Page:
What is dental infection treatment?
Dental infections can be caused by a variety of different factors. The key to handling an infection is by seeking quick and adequate treatment for your child. We are able to provide care and treatment for infections and abscesses. An abscess normally forms as the body’s way of trying to keep the infection contained.
Why is dental infection treatment needed?
In children, dental infections may involve more than one tooth and usually are due to decayed teeth gum problems, or a history of trauma. Untreated dental infections can lead to pain, abscess, swelling and difficulty eating or drinking. In these children, dehydration is a significant consideration; prompt treatment of the source of infection is imperative. Dental infection in children can cause life threatening consequences if left untreated.
What are the different types of dental infections?
Generally speaking, there are two main types of dental infections. An infection that occurs above the gums can be caused by trauma to the gums, improper brushing, and even food becoming lodged between the gums and the teeth. Another type of infection is a periapical/periradicular abscess that forms underneath or around a tooth at its root and is often caused when a tooth’s pulp (or nerve) is severely decayed and infected. In either instance, the infection should be carefully cleared to prevent further problems to your child’s oral health.
What happens during dental infection treatment?
We will begin the treatment by examining your child’s teeth and mouth. X-rays are necessary so that we can see below the surface and underneath the teeth. Oftentimes, infections and abscesses can easily be seen on an x-ray. Treatment of infection includes removal of cause or drainage. Dr Abraham may prescribe antibiotics based on your child’s condition.
How can I help keep decay away?
Here are some ways that you can help keep decay away for your child:
- Clean your baby’s gums even before her first teeth erupt. Wipe them with a damp washcloth after feedings.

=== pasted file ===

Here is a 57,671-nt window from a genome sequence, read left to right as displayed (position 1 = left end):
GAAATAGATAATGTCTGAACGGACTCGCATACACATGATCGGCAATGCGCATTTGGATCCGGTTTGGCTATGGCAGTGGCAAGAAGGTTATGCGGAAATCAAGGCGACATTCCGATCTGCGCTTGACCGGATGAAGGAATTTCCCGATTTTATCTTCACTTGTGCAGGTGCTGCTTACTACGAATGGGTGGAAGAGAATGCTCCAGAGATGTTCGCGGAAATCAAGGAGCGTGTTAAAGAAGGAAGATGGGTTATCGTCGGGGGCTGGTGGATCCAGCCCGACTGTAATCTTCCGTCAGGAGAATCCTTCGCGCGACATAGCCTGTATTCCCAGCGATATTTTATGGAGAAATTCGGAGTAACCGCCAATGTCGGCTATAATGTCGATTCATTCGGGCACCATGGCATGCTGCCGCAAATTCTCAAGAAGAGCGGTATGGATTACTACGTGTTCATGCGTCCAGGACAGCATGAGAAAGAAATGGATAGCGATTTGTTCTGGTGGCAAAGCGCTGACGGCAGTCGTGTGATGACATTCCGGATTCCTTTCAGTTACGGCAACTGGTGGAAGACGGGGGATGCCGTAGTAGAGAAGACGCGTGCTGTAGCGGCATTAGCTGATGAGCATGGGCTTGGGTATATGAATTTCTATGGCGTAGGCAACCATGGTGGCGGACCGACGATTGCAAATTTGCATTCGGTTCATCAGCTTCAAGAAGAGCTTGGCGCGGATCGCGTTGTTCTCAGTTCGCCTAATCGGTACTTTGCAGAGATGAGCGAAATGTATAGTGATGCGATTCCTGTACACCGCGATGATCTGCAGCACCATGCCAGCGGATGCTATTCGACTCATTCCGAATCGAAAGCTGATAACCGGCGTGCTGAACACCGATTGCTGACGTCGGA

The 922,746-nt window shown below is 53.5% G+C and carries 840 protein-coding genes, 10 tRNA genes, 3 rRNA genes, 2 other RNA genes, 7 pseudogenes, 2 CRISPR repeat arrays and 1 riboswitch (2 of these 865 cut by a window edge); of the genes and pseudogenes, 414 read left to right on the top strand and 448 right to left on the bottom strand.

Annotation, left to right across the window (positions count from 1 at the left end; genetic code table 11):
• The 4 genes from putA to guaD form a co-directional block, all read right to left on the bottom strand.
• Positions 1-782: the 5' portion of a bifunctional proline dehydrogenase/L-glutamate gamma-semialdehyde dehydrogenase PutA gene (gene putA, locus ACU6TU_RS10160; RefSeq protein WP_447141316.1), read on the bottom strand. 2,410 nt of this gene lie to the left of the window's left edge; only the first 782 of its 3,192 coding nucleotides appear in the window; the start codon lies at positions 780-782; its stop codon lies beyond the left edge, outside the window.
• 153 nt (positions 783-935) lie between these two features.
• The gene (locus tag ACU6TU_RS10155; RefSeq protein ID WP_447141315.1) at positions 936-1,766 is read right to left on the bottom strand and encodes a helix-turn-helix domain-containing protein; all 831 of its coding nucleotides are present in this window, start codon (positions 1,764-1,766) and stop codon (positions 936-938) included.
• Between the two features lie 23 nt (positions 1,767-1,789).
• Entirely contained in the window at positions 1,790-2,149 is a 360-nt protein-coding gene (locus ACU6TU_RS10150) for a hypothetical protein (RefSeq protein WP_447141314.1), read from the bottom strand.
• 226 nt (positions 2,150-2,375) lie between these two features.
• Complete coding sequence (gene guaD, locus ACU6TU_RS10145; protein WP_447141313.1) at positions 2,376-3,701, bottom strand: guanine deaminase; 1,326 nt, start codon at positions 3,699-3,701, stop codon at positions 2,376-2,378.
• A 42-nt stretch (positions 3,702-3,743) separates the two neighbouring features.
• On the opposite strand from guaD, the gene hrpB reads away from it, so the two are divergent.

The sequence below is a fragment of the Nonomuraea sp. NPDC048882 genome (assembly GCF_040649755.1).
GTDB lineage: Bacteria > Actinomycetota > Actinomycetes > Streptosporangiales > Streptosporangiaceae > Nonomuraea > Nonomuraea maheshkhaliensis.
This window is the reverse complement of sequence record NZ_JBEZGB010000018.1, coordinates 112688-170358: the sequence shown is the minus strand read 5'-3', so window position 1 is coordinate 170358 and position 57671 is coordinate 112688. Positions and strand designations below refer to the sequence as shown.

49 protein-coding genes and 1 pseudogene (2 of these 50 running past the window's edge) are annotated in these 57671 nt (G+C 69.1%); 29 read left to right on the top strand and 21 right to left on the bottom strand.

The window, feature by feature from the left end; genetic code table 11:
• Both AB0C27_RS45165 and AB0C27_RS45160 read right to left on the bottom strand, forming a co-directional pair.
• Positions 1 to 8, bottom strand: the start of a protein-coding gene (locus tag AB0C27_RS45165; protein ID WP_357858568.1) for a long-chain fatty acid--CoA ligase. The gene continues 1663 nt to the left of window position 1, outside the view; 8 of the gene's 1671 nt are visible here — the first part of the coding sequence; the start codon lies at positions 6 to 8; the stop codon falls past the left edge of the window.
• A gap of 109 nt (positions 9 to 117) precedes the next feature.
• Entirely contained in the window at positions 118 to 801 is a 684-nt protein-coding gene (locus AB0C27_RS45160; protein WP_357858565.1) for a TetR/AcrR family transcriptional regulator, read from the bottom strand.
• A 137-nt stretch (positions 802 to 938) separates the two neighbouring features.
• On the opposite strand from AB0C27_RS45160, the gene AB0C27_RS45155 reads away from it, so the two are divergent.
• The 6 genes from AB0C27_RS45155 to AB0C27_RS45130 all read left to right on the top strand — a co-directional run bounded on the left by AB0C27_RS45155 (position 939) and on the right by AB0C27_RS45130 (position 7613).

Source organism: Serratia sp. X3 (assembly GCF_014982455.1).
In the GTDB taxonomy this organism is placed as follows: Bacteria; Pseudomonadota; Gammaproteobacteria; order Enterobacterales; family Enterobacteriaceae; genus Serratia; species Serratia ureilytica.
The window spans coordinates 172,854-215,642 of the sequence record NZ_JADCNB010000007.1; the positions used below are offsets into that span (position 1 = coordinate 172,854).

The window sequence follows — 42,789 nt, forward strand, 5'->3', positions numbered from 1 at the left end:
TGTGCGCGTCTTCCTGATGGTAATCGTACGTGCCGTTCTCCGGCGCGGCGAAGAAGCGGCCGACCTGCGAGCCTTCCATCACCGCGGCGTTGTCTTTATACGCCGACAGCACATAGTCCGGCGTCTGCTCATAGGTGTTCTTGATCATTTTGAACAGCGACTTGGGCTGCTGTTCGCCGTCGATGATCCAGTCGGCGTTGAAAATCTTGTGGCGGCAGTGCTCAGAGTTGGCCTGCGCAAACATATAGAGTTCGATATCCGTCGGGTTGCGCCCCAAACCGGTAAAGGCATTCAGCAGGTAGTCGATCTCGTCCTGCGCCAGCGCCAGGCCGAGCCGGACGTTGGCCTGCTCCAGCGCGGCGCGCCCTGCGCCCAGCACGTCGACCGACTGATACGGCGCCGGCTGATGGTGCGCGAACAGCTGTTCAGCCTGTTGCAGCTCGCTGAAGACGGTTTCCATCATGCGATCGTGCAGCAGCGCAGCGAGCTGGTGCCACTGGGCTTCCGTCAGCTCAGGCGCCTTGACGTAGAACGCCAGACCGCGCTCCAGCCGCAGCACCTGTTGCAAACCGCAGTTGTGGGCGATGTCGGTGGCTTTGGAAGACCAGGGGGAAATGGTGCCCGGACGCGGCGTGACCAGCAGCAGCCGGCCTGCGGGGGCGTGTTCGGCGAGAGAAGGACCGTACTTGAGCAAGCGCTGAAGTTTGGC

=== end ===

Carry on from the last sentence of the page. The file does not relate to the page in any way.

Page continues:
- Start brushing as soon as the first tooth appears. Wet a baby toothbrush and gently rub it back and forth on the surface of the tooth and along the gum line. If you use toothpaste, make sure it’s fluoride-free.
- Brush your child’s teeth for at least 30 seconds (ideally a minute) after breakfast and before bed. Lean her head on your lap and place the brush at a 45-degree angle to the teeth.
- Start using a tiny amount of fluoride toothpaste when she’s 2 or 3 years old. Begin flossing teeth for him when two of his teeth are touching.
Brush your own teeth at the same time as your child brushes, and give him lots of positive feedback.
Studies have found that manual toothbrushes are just as effective as powered ones. But if letting your kid use an electric or battery-operated one makes it easier to get her to brush, go for it.
- Your child can start brushing and flossing on her own at around age 7. If she can tie her own shoes, chances are she’s ready to brush solo. She should now brush for two minutes.
- Look for food and plaque around the gum line of her teeth to see whether she’s doing a sufficient job. You can also let her chew gum with Xylitol.
If you think your child might have an infection and want to bring them in for an exam, call us today and our staff members will be happy to assist you.